Puerto Rican students settle in at FSU Law.

After listening to Hurricane Maria's 185 mph winds claw at his family's suburban San Juan home, second-year law student Julian Rendon isn't fazed by the weekend rowdiness that occasionally marks campus life at Florida State University.

He's just grateful to be anywhere with electricity and running water.

"I actually have my own apartment, a four-bedroom apartment, by myself," Rendon says. "It gets a little noisy on the weekends, you know, it's a frat house. But I do my best. If not, I can just go to the library."

Rendon and four of his University of Puerto Rico School of Law classmates were the guests of honor at a recent afternoon social thrown by FSU Law School Dean Erin O'Hara O'Connor.

O'Connor said she got the idea to take in Maria victims after other law school deans offered to do the same for FSU law students when Hurricane Irma threatened Tallahassee. Once the decision was announced, O'Connor said, donations and offers of help came pouring in.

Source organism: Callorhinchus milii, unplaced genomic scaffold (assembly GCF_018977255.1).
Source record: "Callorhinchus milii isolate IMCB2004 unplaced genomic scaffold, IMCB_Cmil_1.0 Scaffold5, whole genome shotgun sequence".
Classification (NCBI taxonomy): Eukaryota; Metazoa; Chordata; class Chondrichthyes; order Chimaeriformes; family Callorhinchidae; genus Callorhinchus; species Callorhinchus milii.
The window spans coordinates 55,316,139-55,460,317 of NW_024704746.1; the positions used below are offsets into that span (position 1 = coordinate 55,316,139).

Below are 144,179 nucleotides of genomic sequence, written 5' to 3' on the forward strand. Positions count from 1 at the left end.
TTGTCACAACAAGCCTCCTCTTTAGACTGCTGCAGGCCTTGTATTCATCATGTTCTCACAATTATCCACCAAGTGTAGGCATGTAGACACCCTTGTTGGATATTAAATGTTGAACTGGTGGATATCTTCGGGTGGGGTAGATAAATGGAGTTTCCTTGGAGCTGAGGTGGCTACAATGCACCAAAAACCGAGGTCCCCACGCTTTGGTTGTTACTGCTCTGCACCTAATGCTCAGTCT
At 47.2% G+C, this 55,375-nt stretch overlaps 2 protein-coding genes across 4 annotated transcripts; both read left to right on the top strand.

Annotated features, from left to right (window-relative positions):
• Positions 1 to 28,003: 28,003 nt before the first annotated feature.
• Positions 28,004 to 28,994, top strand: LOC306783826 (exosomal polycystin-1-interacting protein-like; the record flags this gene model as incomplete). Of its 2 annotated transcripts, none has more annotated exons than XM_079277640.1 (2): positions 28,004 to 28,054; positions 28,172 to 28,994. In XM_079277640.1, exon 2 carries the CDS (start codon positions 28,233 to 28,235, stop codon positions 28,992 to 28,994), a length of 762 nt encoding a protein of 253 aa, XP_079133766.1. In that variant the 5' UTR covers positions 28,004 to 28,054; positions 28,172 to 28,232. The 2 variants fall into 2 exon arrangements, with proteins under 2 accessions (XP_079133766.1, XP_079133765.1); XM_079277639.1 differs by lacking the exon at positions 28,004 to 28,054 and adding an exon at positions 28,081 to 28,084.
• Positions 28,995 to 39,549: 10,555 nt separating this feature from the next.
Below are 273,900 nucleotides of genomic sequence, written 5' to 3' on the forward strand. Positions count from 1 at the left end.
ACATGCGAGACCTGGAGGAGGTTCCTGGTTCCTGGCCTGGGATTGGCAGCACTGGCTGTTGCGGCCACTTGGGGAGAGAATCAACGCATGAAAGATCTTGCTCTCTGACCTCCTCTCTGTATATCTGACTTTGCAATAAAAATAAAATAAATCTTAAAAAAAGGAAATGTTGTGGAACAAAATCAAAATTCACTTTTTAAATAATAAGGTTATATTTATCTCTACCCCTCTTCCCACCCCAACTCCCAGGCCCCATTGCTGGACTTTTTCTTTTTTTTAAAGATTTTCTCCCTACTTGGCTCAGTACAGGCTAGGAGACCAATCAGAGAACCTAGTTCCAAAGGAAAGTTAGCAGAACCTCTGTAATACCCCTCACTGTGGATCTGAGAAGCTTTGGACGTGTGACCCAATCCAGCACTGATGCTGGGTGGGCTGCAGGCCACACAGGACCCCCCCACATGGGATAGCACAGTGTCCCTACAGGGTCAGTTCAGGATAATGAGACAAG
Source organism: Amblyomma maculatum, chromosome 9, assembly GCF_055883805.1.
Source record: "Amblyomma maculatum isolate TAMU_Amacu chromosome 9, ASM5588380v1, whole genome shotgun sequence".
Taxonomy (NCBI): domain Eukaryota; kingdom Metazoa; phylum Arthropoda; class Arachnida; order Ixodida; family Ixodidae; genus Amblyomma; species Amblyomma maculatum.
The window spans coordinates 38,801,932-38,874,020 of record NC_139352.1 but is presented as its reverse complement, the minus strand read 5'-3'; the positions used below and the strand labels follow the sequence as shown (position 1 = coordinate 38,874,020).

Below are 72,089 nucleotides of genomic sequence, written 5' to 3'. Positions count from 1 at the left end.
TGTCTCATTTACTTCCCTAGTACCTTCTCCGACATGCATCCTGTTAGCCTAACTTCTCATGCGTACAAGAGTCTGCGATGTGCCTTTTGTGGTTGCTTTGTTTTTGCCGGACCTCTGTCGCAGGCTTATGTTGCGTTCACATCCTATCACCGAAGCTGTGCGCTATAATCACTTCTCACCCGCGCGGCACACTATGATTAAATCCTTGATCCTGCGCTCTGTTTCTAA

"More than 100 alumni reached out and offered support," O'Connor told the crowd. "It's just been really, really impressive."

About 60 or 70 faculty, staff, and alumni joined O'Connor in the law school's rotunda on October 23 to sample Puerto Rican cuisine, sip coconut water and--at least in Rendon's case--talk about the weather.

Wearing a navy blue polo emblazoned with a Barcelona crest (his favorite soccer club), the affable 25-year-old smiled easily and joked about his newfound celebrity. His gaze narrowed only briefly when he described Maria's 4 a.m. pummeling of Cupey, his San Juan neighborhood.

Rendon was home with his parents and two siblings.

"We were trying to sleep, but obviously, it was really hard," he said. "It was like out of this world. You could hear the wind through the windows, and the palm trees cracking and just falling down."

Rendon says the house fared relatively well.

"Structurally, nothing really big happened, it got a little flooded, but a lot of palm trees fell on top of it. We were blocked in for like two days because a palm tree fell like right in front of our garage."

A month after the storm, recovery back home was moving slowly, and his house remained without power, Rendon says.

"I've been talking to my family frequently, and they told me it's still not there.... We just got water like probably two or three days ago. But most of the island still doesn't have electricity, a third of the island doesn't have water."

FSU is the only college in Florida that so far has...

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